African serrated star tortoise
The carapace (to 14.7 cm) is widest behind the center, domed with abruptly descending sides, shallowly notched at the large cervical, and strongly serrated along both the anterior and posterior rims. Vertebrals are broader than long. Each carapacial scute is covered with concentric growth annuli, but the centers of the vertebrals are not raised in aconical or pyramidal fashion, as in P. geometricus. There are 10 to 12, but usually 11, marginals on each side, and the supracaudal is not divided. The carapace is dark-brown or black, with yellow to dark-orange rays on each scute (6-10 rays on each vertebral and pleural). The plastron is large and well-developed. Its forelobe tapers to the front, is about the same width as the hindlobe, and bears a shallow anterior notch; the gulars areslightly divergent. The hindlobe tapers toward the rear and has a deep posterior notch. Single axillary and inguinal scutes occur on each bridge; the axillary usually is fused to the humeral. The plastral formula is: abd > hum > gul >< fem >< an > pect. Each plastral scute usually has a yellow center from which extend yellow and dark-brown or black rays. The head is small to moderate in size with a convex forehead, a nonprojecting snout, and a hooked, often tricuspid, upper jaw. Its prefrontal scales are subdivided or divided longitudinally, and are followed by subdivided frontal scales. Other head scales are small. Head and neck are tan to brown with some yellow markings; jaws are yellow. The brown forelimbs have on their anterior surfaces a few large, irregularly shaped, nonoverlapping scales in two to four longitudinal rows. The brown hindlimbs have a large and occasionally also a few smaller tubercles on the thighs.
Males are smaller than females and have concave plastra and longer, thicker tails; Loveridge and Williams (1957) reported the supracaudal scute is not curved in males but downwardly directed in females.
Psammobates oculiferus ranges in southern Africa from Northern Province, North-West, Mpumalanga and the western Free State northwestward through the Kalahari Desert of Botswana and Namibia almost to Angola.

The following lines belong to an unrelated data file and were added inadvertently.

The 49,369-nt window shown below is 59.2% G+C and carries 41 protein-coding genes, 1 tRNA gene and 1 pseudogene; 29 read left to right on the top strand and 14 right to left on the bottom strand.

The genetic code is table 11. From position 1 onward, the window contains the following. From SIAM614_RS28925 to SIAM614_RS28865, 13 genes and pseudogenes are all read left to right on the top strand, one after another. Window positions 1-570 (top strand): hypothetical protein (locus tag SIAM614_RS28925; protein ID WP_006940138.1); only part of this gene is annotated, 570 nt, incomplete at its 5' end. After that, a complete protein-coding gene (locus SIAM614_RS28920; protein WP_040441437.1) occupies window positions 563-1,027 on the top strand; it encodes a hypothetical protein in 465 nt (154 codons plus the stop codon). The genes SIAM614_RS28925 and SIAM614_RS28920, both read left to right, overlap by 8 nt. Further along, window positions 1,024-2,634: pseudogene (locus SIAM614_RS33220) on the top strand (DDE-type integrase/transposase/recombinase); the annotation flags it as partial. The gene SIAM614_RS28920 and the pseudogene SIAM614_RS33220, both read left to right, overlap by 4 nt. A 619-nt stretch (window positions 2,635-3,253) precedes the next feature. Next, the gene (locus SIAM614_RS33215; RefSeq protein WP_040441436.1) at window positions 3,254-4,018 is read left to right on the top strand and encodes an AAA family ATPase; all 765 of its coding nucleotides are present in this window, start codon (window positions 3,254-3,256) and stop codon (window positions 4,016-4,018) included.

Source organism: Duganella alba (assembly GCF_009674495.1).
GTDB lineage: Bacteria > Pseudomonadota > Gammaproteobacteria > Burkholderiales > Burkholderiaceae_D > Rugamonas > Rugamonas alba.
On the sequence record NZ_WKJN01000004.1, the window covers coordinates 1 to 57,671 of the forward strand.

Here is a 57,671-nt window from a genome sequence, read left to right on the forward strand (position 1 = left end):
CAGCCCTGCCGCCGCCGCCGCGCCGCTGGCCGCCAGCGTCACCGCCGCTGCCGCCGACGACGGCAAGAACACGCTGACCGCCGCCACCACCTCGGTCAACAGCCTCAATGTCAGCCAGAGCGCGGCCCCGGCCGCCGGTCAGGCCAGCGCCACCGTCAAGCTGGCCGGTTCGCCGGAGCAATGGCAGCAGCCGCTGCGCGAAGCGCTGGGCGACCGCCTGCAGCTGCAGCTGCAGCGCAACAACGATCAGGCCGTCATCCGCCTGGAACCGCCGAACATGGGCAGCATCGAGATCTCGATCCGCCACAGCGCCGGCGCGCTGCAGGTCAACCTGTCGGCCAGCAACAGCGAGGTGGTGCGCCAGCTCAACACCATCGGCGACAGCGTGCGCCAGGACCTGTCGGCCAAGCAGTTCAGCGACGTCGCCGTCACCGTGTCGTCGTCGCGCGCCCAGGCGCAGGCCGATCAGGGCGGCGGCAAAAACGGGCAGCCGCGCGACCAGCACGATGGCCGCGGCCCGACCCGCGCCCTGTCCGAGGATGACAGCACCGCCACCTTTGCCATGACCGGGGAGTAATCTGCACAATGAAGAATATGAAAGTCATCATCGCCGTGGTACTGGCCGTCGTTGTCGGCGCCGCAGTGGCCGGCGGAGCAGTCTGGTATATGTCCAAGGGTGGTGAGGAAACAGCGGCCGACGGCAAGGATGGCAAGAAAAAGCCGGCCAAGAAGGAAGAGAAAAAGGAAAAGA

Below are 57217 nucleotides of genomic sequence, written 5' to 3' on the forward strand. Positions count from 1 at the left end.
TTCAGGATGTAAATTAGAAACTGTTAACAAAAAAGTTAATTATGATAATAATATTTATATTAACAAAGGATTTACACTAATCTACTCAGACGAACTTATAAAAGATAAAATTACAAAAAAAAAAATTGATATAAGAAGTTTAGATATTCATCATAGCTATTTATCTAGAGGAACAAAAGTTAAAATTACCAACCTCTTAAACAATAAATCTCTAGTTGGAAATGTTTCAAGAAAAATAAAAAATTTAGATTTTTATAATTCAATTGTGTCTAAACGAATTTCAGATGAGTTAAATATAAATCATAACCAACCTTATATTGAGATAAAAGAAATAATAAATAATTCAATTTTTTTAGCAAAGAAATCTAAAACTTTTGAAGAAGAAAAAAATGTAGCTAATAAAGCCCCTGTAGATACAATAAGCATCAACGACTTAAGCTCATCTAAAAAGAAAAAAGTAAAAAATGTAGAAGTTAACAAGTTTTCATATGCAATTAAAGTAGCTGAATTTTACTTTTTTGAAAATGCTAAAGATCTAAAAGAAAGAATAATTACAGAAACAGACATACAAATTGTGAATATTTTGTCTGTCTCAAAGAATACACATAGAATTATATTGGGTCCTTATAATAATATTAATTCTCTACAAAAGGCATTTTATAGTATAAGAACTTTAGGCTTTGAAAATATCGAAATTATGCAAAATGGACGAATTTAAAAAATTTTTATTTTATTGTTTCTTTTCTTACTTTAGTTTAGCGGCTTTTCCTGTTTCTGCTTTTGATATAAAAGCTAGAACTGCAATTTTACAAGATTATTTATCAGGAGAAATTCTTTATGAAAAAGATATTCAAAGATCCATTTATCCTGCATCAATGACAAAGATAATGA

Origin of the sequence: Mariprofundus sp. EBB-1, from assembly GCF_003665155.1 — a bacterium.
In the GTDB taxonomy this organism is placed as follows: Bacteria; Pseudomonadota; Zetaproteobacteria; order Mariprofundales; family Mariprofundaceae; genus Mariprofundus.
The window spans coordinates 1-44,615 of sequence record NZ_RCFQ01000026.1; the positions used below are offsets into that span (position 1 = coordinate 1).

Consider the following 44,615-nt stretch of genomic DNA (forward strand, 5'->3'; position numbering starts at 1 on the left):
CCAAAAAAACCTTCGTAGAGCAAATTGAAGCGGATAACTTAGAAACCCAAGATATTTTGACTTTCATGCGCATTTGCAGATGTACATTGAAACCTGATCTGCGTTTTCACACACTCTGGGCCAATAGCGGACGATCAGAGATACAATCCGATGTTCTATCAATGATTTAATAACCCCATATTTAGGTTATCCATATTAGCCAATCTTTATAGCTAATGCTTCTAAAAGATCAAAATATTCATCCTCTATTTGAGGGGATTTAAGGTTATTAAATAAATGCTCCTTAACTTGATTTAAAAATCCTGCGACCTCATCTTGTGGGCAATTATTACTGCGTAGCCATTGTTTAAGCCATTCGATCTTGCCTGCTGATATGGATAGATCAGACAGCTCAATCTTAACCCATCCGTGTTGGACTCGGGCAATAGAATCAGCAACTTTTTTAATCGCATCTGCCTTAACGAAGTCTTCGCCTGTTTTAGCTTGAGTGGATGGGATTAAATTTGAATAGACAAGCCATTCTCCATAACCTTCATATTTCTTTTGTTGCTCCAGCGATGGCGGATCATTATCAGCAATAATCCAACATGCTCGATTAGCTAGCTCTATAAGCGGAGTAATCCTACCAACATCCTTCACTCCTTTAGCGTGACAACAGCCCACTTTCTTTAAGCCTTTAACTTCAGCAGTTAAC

Thehabitat is brush or savannah areas with sandy soils (Psammobates oculiferus biotope). In the Transvaal area, Psammobates oculiferus has been found aestivating from March to September up to half buried in red sand, under the scanty shelter of fallen Acacia branches (Milstein, 1968).
Courtship has been observed in late November and consisted of the male scuttling around the female, butting her shell, and periodically emitting short, low, grunting coughs (Loveridge and Williams, 1957). Mating in the wild takes places from September to December. A clutch contains 2-4 oval (30-40 x 23-31 mm) eggs (Boycott and Branch, 1989).
All foraging is at ground level. During dry years P. oculiferus eats those plants that are most readily available, mostly succulents but also grasses. More ephemeral plants are consumed during wet years. Rall and Fairall (1993) reported that of 70 species of plants available in their study area in southern Africa only 38 were used for food. Thirty species were eaten during dry years, with Crotalaria sphaerocarpa (15.8% incidence in scats) and Nemesia fruticans (12.9%) being most popular (all other species had a less than 10% occurrence in scats). During wet years 17 species were used as food, but none were found in over 10% of the scats; the most commonly eaten plants were Tribulus terrestris (9.4%), Aristida congesta (7.6%), and Indigofera alternus (7.6%).
Aestivation occurs during the cold, dry months of May-August (Boycott and Branch, 1989).
IUCN Red List Status (1996)